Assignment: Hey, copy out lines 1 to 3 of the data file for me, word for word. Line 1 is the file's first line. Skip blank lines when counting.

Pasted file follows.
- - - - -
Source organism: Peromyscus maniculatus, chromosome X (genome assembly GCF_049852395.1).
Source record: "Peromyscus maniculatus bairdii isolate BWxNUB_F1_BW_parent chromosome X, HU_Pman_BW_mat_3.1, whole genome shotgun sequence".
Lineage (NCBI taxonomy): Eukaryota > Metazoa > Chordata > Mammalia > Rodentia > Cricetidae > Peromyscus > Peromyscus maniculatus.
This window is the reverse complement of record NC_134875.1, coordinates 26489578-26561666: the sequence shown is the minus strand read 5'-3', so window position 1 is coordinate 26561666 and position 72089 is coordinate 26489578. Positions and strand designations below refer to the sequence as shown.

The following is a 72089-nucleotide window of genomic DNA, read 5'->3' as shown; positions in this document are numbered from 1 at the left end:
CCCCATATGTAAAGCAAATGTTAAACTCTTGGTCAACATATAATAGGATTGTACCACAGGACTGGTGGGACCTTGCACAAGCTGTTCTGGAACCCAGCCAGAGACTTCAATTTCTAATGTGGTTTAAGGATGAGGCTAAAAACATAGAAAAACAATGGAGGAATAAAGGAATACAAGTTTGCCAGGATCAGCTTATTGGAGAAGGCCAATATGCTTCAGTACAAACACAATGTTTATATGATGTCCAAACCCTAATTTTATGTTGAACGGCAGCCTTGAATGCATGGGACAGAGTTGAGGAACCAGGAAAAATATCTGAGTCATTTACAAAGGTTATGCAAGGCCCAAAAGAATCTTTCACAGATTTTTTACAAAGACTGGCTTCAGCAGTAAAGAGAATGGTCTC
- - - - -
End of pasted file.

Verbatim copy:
Source organism: Peromyscus maniculatus, chromosome X (genome assembly GCF_049852395.1).
Source record: "Peromyscus maniculatus bairdii isolate BWxNUB_F1_BW_parent chromosome X, HU_Pman_BW_mat_3.1, whole genome shotgun sequence".
Lineage (NCBI taxonomy): Eukaryota > Metazoa > Chordata > Mammalia > Rodentia > Cricetidae > Peromyscus > Peromyscus maniculatus.